Many popular songs towards the end of the war reflected on social changes brought about as a consequence of the war. You Better Be Nice To Them Now (1918), for example, with its message to returning servicemen that “Your job isn’t safe any more” because “Girls are filling men’s positions nowadays / And making good at everything they try”, and Vesta Tilley’s Where Are The Girls Of The Old Brigade? (1917) in which “The barmaid I used to flirt and frivol with / She’s an ammunitions maker I hear/ Quite a lady since the war for the wages she can draw”, not only signalled the new economic independence of women working during the conflict in what had traditionally been men’s jobs but thus also fueled fear of male unemployment. How ‘Ya Gonna Keep ‘Em Down on the Farm? (After They’ve Seen Paree)? (1918), recorded by music-hall star Harry Fay, highlights the difficulty faced by many servicemen in returning to their pre-war lives.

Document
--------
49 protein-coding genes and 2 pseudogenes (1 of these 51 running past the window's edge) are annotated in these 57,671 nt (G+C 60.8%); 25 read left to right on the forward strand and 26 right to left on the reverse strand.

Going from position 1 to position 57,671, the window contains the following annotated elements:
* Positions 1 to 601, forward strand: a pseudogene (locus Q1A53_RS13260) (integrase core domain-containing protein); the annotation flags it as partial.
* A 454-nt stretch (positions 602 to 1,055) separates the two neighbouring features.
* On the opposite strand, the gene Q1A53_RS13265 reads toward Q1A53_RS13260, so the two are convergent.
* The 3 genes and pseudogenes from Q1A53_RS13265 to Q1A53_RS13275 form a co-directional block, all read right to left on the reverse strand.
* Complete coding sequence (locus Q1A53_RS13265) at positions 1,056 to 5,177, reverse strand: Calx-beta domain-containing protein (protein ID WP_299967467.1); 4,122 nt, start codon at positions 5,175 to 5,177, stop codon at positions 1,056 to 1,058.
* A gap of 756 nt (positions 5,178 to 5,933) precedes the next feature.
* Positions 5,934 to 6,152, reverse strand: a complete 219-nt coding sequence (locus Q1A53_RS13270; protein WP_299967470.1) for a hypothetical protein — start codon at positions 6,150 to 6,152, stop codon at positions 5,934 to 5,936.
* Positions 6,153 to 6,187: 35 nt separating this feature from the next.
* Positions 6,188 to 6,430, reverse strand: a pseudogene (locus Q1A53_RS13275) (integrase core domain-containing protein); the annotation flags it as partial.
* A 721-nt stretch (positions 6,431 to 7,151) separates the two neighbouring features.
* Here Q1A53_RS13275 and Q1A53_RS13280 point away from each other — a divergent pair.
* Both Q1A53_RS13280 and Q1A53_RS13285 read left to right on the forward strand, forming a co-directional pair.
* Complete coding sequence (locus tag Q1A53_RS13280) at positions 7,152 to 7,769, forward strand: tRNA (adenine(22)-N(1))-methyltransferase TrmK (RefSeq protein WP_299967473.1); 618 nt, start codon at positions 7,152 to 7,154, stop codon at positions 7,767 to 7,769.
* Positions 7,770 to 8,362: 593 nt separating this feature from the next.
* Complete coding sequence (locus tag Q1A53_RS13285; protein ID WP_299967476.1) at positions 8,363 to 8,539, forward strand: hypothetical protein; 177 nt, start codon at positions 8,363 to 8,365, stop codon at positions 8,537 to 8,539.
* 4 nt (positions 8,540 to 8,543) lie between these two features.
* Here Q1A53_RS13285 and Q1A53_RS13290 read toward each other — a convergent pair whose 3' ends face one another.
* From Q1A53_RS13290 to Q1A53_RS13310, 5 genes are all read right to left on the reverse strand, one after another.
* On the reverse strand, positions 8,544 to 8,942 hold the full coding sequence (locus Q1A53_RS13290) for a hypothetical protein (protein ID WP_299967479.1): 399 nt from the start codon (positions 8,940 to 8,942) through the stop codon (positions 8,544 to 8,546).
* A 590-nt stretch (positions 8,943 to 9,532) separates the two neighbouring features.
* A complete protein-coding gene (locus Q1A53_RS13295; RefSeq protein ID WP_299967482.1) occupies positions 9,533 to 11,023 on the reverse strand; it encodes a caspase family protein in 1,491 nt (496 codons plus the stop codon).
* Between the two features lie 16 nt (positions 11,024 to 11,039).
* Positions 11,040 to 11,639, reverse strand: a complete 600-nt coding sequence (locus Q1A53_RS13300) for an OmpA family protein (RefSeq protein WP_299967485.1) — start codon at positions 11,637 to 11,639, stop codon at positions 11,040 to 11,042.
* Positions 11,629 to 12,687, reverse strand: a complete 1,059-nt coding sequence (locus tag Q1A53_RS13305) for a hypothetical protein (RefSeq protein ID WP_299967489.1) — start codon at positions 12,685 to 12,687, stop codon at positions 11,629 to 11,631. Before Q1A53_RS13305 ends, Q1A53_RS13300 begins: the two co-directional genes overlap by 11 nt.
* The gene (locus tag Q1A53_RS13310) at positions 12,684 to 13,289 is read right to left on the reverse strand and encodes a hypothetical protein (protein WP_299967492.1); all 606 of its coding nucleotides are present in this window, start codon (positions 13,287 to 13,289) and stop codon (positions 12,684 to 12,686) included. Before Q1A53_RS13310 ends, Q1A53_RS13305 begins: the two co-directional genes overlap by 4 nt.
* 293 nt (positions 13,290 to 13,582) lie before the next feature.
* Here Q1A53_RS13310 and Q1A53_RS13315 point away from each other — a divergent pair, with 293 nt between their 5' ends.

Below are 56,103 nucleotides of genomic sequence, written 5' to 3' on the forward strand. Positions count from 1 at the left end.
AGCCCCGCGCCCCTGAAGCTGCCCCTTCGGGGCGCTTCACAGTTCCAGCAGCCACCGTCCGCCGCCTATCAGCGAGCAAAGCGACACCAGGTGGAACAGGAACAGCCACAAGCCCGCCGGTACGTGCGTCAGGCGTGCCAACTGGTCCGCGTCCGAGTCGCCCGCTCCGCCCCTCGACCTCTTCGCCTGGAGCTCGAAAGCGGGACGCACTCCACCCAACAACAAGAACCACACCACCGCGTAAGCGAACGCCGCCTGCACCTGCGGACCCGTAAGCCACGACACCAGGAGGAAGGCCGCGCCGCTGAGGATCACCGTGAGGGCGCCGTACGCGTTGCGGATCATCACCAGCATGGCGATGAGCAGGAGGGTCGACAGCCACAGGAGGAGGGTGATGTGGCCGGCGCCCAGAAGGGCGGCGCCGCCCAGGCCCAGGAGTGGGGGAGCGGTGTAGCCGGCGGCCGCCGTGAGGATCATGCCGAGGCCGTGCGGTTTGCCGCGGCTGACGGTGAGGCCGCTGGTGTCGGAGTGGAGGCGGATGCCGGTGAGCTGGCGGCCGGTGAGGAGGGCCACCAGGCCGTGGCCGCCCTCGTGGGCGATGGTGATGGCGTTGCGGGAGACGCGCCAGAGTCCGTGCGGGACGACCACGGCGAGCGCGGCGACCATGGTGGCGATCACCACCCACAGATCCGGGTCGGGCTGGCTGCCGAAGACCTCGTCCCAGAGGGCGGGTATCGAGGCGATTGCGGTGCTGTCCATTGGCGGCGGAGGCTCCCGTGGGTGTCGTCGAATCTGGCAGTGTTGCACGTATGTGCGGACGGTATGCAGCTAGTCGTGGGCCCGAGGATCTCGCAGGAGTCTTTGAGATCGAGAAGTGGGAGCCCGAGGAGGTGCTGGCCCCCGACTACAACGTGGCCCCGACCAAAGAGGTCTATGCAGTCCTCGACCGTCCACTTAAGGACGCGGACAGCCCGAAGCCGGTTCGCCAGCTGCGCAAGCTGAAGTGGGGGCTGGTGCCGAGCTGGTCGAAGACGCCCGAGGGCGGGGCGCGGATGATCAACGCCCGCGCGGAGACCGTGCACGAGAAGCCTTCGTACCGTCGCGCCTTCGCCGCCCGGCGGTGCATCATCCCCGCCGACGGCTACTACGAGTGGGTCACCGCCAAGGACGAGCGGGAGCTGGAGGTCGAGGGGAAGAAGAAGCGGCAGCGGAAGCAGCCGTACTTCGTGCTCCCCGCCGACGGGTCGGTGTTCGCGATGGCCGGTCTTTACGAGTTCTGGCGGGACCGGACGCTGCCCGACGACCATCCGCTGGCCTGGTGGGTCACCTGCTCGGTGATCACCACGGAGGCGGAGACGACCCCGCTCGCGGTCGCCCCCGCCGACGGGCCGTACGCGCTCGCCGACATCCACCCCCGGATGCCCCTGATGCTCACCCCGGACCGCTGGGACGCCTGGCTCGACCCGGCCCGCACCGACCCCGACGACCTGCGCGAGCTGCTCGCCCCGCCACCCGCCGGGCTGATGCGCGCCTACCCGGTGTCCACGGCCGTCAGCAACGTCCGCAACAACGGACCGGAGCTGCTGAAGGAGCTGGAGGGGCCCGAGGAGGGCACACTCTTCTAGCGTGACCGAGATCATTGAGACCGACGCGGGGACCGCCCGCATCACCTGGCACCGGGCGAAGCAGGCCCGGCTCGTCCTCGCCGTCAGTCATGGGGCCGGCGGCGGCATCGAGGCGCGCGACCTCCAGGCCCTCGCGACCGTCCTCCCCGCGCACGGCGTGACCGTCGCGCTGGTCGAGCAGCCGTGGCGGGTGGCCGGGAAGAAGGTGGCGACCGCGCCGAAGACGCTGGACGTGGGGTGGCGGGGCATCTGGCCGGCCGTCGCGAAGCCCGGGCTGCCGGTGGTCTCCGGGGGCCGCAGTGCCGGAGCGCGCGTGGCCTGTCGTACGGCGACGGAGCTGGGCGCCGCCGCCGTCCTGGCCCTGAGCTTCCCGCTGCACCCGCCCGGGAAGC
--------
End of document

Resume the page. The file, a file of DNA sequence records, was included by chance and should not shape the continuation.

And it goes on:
Next section: Project structure, activities, and deliverables
- We do, however, expect to acquire a small collection of original items for the proposed mobile exhibition; and envisage the creation of a small permanent museum exhibition of original items as a separate future project.
- Mullen, J. (2011). ‘Propaganda and Dissent in British Popular Song during the Great War’, Textes et Contextes N°6, Université de Bourgogne, p.2.
- As seen in the performance by Maggie Smith’s music hall star in the 1969 film Oh What A Lovely War. http://www.youtube.com/watch?v=CIEwKyxr2bU
- Quigley, Joseph. The Slogan – Sidelights on recruiting with Harry Lauder’s Band. London: Simpkin, 1916, p.100
- Vesta Tilley, “The Army of To-Day’s Alright”. Available at: http://www.youtube.com/watch?v=2iiSp6LsUeA
- Ward-Jackson (1945); see also http://www.fredgodfreysongs.ca/Songs/Bless_em_all.htm
- The Independent Labour Party, the Quakers, and Daily Herald under George Lansbury, were among the few across politics, religious groups, and the media who openly opposed the war.
- Arthur, 2001, p.42
- From Paddy Tunney’s sleeve notes to Dominic Behan’s 1959 album, Easter Week and After. See also http://mainlynorfolk.info/folk/songs/therecruitingsergeant.html